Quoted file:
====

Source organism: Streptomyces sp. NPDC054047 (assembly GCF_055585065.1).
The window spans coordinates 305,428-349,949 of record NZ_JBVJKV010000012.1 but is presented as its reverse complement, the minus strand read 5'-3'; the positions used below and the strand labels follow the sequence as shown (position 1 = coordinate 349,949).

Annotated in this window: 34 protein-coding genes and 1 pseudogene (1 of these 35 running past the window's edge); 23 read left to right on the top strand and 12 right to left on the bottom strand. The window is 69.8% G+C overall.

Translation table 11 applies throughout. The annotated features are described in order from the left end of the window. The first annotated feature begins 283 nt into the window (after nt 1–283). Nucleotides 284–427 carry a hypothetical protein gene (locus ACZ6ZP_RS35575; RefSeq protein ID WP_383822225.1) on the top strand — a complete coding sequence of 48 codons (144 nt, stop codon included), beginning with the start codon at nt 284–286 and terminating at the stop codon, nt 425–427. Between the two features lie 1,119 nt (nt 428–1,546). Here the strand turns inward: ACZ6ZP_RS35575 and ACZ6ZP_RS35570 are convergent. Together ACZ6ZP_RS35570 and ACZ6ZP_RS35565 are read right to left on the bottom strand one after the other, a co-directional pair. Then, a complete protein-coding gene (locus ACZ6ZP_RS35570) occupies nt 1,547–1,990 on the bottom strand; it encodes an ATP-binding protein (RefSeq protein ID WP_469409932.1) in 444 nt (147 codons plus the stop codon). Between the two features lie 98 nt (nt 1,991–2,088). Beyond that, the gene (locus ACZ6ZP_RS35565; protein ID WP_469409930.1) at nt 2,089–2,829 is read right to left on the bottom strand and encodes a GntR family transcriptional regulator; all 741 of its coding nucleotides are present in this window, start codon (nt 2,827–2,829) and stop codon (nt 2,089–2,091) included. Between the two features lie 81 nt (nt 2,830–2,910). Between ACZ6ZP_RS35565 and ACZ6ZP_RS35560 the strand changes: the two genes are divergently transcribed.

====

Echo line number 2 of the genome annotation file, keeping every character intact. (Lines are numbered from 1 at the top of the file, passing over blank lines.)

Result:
The window spans coordinates 305,428-349,949 of record NZ_JBVJKV010000012.1 but is presented as its reverse complement, the minus strand read 5'-3'; the positions used below and the strand labels follow the sequence as shown (position 1 = coordinate 349,949).